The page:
The first of likely several post-Dragon*Con posts

I realize that after giving out plug cards to my site throughout a weekend, it would be fortuitous if I actually had something about Dragon*Con on the front page, so that any new viewers aren’t hit in the face with social commentary or my more minutae ramblings, when ultimately they’re looking for pictures of themselves from the convention.  This is coming a little later than I had hoped, because upon coming home from D*C, it turns out that my furnace shit the bed, and I’ve been without air conditioning in a stifling home for the last 24 hours, until an HVAC guy could come fix it.

Anyway, it’s going to be a little while for me to process through the 300+ photographs taken at the convention, so if you’re just here for pictures, I’d recommend tracking me down on Facebook, where I occasionally inform folks when I upload my galleries.  Or, I certainly won’t mind having another reader, if you’re into verbose wordy opinions on a daily basis.

As for the photographs themselves, I say it often, but I’m definitely not a professional photographer, much less refer to myself as a photographer, in spite of the fact that I carry around expensive equipment.  This will be no more evident than what I’m about to say, which is the fact that I went the entire weekend, with the image stabilization on my lens, turned off.  This was the first convention with this particular camera and lens, and because I was so busy working on my Taric of the Fifth Age costume, I spent basically no time at all with my own hardware.

It’s about the noob of all noob mistakes I could’ve made, but it’s still a testament to my rig’s ability to compensate for my amateurism, because in spite of the lack of image stabilization, there are still more pictures that turned out good than there are ones that turned out poorly.

As for the convention itself, it was good.  It wasn’t the BEST D*C EVAR in the sense that something tremendously awesome had occurred, but it also wasn’t WORST D*C EVAR, which easily puts in a winning class.  I took lots of pictures, donned a costume that was received pretty positively, and I drank more than I really should’ve (again).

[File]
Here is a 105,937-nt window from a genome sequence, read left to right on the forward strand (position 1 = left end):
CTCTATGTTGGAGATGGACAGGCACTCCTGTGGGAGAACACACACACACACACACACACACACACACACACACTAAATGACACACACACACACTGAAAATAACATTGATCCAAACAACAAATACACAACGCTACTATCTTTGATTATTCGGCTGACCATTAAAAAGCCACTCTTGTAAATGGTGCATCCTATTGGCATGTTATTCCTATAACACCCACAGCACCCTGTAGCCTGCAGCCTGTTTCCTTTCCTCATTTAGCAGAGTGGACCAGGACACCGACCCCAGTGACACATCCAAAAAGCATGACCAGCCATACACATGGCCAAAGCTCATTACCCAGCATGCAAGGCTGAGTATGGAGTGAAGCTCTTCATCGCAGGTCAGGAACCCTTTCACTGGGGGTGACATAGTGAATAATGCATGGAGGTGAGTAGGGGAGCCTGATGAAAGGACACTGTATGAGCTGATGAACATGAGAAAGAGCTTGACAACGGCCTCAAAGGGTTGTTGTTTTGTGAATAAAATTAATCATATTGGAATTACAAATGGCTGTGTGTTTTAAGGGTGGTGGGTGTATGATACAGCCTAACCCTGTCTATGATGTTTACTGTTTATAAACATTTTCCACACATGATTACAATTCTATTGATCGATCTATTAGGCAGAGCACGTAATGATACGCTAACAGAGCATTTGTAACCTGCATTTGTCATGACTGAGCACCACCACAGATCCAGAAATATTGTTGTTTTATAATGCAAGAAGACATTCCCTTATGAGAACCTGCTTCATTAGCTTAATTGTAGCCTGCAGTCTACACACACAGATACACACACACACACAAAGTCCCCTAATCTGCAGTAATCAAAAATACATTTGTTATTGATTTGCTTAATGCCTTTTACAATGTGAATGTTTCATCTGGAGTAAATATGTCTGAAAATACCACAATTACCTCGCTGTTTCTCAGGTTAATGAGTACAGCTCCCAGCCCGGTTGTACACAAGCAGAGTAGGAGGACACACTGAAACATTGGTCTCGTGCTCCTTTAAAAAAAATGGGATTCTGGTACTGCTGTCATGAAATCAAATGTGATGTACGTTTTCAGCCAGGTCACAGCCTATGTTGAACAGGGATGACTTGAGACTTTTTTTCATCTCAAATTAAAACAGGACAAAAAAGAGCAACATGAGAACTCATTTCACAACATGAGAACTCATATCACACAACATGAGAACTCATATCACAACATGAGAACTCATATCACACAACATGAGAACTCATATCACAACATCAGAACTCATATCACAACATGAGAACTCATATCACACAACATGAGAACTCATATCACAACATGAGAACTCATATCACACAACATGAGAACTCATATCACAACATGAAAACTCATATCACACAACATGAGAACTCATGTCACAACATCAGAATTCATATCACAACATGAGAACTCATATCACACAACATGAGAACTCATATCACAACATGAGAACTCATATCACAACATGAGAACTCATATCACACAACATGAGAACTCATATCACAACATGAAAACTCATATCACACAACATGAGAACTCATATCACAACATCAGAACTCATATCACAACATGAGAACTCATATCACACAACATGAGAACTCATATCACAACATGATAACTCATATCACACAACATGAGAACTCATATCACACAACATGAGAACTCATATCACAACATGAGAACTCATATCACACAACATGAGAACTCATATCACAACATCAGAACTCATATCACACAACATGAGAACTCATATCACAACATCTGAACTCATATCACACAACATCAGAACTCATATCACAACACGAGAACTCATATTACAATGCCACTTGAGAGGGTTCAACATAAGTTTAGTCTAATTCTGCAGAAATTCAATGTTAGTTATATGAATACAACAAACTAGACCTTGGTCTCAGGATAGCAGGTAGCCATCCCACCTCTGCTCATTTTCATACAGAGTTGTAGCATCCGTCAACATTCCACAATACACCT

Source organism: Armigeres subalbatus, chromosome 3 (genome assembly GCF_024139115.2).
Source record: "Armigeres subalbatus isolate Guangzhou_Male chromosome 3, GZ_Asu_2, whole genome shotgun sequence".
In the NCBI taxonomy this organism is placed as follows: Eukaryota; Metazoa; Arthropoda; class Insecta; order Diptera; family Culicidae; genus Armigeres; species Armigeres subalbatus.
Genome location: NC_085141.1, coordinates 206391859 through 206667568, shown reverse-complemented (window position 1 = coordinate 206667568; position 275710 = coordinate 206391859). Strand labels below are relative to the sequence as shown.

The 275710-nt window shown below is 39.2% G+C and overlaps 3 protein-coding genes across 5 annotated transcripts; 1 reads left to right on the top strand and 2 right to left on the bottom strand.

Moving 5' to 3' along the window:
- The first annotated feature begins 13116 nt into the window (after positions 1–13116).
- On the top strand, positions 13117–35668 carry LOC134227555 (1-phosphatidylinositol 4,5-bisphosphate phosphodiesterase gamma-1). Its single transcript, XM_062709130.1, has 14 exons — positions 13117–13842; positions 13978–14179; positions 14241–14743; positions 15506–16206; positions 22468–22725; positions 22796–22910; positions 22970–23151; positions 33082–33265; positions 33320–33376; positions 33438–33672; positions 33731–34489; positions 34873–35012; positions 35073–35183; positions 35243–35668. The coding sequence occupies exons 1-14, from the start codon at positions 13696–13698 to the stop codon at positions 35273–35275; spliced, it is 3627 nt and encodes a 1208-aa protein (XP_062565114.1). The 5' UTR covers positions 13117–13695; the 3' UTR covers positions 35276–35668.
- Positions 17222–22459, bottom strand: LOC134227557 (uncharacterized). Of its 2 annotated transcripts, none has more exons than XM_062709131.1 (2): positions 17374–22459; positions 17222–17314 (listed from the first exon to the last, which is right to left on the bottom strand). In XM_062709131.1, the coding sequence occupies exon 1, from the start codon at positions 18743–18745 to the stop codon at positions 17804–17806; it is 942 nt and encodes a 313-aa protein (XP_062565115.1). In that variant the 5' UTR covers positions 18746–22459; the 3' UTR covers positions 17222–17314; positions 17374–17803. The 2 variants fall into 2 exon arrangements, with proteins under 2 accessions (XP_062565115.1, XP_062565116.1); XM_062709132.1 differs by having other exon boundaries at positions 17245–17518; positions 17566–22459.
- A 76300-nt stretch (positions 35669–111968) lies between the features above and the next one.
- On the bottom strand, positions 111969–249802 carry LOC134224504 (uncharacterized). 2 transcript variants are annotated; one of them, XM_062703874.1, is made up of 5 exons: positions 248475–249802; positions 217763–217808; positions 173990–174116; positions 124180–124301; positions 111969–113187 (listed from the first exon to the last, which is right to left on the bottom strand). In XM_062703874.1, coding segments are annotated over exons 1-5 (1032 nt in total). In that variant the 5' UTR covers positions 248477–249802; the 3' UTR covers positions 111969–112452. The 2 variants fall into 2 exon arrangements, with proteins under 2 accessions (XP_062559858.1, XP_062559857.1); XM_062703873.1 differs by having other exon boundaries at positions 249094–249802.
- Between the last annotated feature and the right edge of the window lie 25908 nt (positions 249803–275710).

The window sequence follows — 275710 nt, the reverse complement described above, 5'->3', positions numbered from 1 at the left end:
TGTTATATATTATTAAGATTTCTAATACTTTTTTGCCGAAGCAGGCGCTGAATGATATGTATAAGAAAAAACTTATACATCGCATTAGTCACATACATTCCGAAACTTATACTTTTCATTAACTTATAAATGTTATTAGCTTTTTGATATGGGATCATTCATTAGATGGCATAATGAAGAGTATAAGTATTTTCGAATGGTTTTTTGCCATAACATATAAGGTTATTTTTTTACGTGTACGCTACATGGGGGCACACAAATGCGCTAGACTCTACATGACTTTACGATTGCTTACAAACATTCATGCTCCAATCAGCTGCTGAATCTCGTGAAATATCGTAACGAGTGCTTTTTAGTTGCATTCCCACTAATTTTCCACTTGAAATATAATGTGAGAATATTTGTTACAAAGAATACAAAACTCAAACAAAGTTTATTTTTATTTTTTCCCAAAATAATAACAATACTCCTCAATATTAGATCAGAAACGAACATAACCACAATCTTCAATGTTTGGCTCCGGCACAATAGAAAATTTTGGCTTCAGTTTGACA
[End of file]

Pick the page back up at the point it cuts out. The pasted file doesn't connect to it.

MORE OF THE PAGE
And as always, it was a pleasure to hang out with people, old and new, and I appreciate any new friends and acquaintances made over the weekend.  Ultimately, that’s really the only reason I keep coming back year after year.

Looks like someone should’ve watched some more Dual Survival

Long story short: Chef dies after decapitated cobra head bites his hand.

One of the many field skills that I retained that will in all likelihood never apply to me from watching Dual Survival, is the knowledge that the heads of decapitated venomous snakes are capable of biting down and injecting venom, for a long period of time after beheading.

Sounds like Chef Peng Fan wasn’t so aware of this knowledge.

Think about how much it sucks to have chopped a snake’s head off, which for all intents and purposes has killed the unfortunate reptile.  But then while consolidating all its guts and skin and whatever discarded parts, preparing to toss it into the waste bin, chef’s hand gets a little too close to the severed head, and by sheer force of reflex, it snaps down and injects lethal venom into him.

Talk about a true “if I’m going down, I’m taking you with me” kind of story here.

When this scenario was brought up in Dual Survival, Joe Teti took a severed cobra’s head, practically impaled on a stick to demonstrate just how hard a decapitated snake’s head can bite down, and buried it about 50 yards away and underneath a rock, before leaving the premises.